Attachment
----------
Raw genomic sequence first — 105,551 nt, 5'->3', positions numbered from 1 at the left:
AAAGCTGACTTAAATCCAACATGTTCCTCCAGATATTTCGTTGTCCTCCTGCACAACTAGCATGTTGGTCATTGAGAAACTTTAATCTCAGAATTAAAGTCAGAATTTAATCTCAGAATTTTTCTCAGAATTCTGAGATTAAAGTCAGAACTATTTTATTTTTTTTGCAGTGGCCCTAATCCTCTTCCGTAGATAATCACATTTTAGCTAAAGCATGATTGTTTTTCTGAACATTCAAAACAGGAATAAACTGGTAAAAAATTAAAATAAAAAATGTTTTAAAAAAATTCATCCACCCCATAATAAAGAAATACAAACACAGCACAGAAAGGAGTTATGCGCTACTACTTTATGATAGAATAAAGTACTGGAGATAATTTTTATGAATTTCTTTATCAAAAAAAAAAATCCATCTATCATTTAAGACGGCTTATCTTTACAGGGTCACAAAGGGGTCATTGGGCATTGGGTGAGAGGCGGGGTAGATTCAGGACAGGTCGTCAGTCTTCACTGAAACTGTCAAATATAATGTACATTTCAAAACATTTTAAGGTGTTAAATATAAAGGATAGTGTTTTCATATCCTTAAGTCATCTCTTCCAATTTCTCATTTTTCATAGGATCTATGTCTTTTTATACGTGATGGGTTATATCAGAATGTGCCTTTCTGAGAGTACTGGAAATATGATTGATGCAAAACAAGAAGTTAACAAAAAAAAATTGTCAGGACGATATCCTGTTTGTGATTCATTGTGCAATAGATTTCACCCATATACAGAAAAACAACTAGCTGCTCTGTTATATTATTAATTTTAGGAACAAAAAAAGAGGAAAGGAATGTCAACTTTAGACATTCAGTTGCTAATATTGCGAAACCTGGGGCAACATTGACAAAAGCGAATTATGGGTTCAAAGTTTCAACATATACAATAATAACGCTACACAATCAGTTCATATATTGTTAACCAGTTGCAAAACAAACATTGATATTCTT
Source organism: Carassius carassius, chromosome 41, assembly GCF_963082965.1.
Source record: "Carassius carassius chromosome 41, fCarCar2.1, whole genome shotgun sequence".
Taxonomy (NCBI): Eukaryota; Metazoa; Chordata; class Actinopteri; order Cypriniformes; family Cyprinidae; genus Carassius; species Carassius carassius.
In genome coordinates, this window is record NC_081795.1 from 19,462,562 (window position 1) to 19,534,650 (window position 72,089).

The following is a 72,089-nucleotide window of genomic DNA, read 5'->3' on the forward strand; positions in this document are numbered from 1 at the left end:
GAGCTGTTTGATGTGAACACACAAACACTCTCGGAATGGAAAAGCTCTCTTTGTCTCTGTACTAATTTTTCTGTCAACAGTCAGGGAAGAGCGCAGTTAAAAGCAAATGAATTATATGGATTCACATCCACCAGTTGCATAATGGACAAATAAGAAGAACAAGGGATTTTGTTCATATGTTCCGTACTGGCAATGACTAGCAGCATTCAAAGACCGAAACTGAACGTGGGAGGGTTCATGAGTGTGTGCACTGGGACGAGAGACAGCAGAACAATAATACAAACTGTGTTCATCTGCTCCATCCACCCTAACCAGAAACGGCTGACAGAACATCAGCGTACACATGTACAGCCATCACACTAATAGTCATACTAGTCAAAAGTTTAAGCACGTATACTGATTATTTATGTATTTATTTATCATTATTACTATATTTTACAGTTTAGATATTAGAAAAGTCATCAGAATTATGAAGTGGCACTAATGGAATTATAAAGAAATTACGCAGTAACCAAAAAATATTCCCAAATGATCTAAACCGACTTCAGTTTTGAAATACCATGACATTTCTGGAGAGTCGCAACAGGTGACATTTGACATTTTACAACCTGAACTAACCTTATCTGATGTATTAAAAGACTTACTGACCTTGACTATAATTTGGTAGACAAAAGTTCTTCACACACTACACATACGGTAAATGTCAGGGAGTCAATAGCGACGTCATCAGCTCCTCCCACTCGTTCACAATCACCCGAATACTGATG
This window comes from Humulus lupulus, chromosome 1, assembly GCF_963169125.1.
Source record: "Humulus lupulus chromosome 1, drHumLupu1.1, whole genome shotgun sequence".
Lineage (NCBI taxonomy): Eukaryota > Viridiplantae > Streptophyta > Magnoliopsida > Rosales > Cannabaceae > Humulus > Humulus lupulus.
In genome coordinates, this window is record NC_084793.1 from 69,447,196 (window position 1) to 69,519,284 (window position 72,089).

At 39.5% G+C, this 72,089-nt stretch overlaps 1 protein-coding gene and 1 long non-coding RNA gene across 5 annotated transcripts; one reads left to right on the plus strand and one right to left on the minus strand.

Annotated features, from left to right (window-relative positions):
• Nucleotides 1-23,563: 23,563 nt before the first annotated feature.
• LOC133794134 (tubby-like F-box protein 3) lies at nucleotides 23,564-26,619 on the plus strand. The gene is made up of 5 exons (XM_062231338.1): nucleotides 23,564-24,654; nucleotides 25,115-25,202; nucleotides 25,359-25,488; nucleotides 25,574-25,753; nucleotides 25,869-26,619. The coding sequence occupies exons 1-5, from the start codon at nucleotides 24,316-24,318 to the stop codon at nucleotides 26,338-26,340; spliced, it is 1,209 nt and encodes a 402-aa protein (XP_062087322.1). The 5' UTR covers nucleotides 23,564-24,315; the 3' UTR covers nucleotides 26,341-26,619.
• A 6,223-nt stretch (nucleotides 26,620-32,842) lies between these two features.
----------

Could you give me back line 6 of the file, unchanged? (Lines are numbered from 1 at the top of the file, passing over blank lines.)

In genome coordinates, this window is record NC_081795.1 from 19,462,562 (window position 1) to 19,534,650 (window position 72,089).